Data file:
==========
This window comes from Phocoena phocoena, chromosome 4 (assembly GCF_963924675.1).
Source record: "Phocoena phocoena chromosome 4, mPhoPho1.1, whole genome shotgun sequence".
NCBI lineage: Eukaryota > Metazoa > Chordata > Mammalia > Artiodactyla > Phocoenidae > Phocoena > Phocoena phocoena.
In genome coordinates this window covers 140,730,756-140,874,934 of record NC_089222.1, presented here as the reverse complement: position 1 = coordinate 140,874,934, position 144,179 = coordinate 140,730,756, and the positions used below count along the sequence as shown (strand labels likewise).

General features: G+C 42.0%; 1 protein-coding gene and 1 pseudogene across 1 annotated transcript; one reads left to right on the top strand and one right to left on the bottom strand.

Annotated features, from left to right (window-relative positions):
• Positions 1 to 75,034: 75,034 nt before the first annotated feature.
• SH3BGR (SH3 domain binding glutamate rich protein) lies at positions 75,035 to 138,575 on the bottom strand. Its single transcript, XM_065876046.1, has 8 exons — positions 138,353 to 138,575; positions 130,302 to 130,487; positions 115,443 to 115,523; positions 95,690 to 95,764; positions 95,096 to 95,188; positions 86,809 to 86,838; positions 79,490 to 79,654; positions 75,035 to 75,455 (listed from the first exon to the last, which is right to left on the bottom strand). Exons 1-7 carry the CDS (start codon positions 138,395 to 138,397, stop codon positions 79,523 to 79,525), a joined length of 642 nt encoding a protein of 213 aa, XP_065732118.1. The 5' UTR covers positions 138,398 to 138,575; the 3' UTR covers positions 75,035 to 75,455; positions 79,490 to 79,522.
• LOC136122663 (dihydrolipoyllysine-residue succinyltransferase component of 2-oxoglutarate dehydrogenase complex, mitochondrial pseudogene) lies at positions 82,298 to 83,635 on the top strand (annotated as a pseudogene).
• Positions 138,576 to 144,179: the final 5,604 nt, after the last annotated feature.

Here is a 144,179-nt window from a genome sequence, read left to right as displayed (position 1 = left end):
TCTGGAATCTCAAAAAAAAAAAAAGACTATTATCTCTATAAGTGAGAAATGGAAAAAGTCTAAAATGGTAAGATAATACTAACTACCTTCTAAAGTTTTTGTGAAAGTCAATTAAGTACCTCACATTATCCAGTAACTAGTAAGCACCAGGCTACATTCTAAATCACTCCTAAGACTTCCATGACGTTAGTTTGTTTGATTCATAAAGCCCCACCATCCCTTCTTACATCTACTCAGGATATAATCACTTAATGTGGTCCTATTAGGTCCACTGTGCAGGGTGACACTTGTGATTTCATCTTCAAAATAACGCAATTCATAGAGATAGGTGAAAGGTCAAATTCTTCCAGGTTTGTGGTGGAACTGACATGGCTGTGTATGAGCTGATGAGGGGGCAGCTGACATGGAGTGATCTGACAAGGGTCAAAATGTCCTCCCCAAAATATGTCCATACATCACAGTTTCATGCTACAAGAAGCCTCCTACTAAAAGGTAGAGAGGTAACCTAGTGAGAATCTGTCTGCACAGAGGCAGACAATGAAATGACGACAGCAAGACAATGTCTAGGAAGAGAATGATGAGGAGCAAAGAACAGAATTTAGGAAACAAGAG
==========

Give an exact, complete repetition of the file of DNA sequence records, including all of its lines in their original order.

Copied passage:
This window comes from Phocoena phocoena, chromosome 4 (assembly GCF_963924675.1).
Source record: "Phocoena phocoena chromosome 4, mPhoPho1.1, whole genome shotgun sequence".
NCBI lineage: Eukaryota > Metazoa > Chordata > Mammalia > Artiodactyla > Phocoenidae > Phocoena > Phocoena phocoena.
In genome coordinates this window covers 140,730,756-140,874,934 of record NC_089222.1, presented here as the reverse complement: position 1 = coordinate 140,874,934, position 144,179 = coordinate 140,730,756, and the positions used below count along the sequence as shown (strand labels likewise).

General features: G+C 42.0%; 1 protein-coding gene and 1 pseudogene across 1 annotated transcript; one reads left to right on the top strand and one right to left on the bottom strand.

Annotated features, from left to right (window-relative positions):
• Positions 1 to 75,034: 75,034 nt before the first annotated feature.
• SH3BGR (SH3 domain binding glutamate rich protein) lies at positions 75,035 to 138,575 on the bottom strand. Its single transcript, XM_065876046.1, has 8 exons — positions 138,353 to 138,575; positions 130,302 to 130,487; positions 115,443 to 115,523; positions 95,690 to 95,764; positions 95,096 to 95,188; positions 86,809 to 86,838; positions 79,490 to 79,654; positions 75,035 to 75,455 (listed from the first exon to the last, which is right to left on the bottom strand). Exons 1-7 carry the CDS (start codon positions 138,395 to 138,397, stop codon positions 79,523 to 79,525), a joined length of 642 nt encoding a protein of 213 aa, XP_065732118.1. The 5' UTR covers positions 138,398 to 138,575; the 3' UTR covers positions 75,035 to 75,455; positions 79,490 to 79,522.
• LOC136122663 (dihydrolipoyllysine-residue succinyltransferase component of 2-oxoglutarate dehydrogenase complex, mitochondrial pseudogene) lies at positions 82,298 to 83,635 on the top strand (annotated as a pseudogene).
• Positions 138,576 to 144,179: the final 5,604 nt, after the last annotated feature.

Here is a 144,179-nt window from a genome sequence, read left to right as displayed (position 1 = left end):
TCTGGAATCTCAAAAAAAAAAAAAGACTATTATCTCTATAAGTGAGAAATGGAAAAAGTCTAAAATGGTAAGATAATACTAACTACCTTCTAAAGTTTTTGTGAAAGTCAATTAAGTACCTCACATTATCCAGTAACTAGTAAGCACCAGGCTACATTCTAAATCACTCCTAAGACTTCCATGACGTTAGTTTGTTTGATTCATAAAGCCCCACCATCCCTTCTTACATCTACTCAGGATATAATCACTTAATGTGGTCCTATTAGGTCCACTGTGCAGGGTGACACTTGTGATTTCATCTTCAAAATAACGCAATTCATAGAGATAGGTGAAAGGTCAAATTCTTCCAGGTTTGTGGTGGAACTGACATGGCTGTGTATGAGCTGATGAGGGGGCAGCTGACATGGAGTGATCTGACAAGGGTCAAAATGTCCTCCCCAAAATATGTCCATACATCACAGTTTCATGCTACAAGAAGCCTCCTACTAAAAGGTAGAGAGGTAACCTAGTGAGAATCTGTCTGCACAGAGGCAGACAATGAAATGACGACAGCAAGACAATGTCTAGGAAGAGAATGATGAGGAGCAAAGAACAGAATTTAGGAAACAAGAG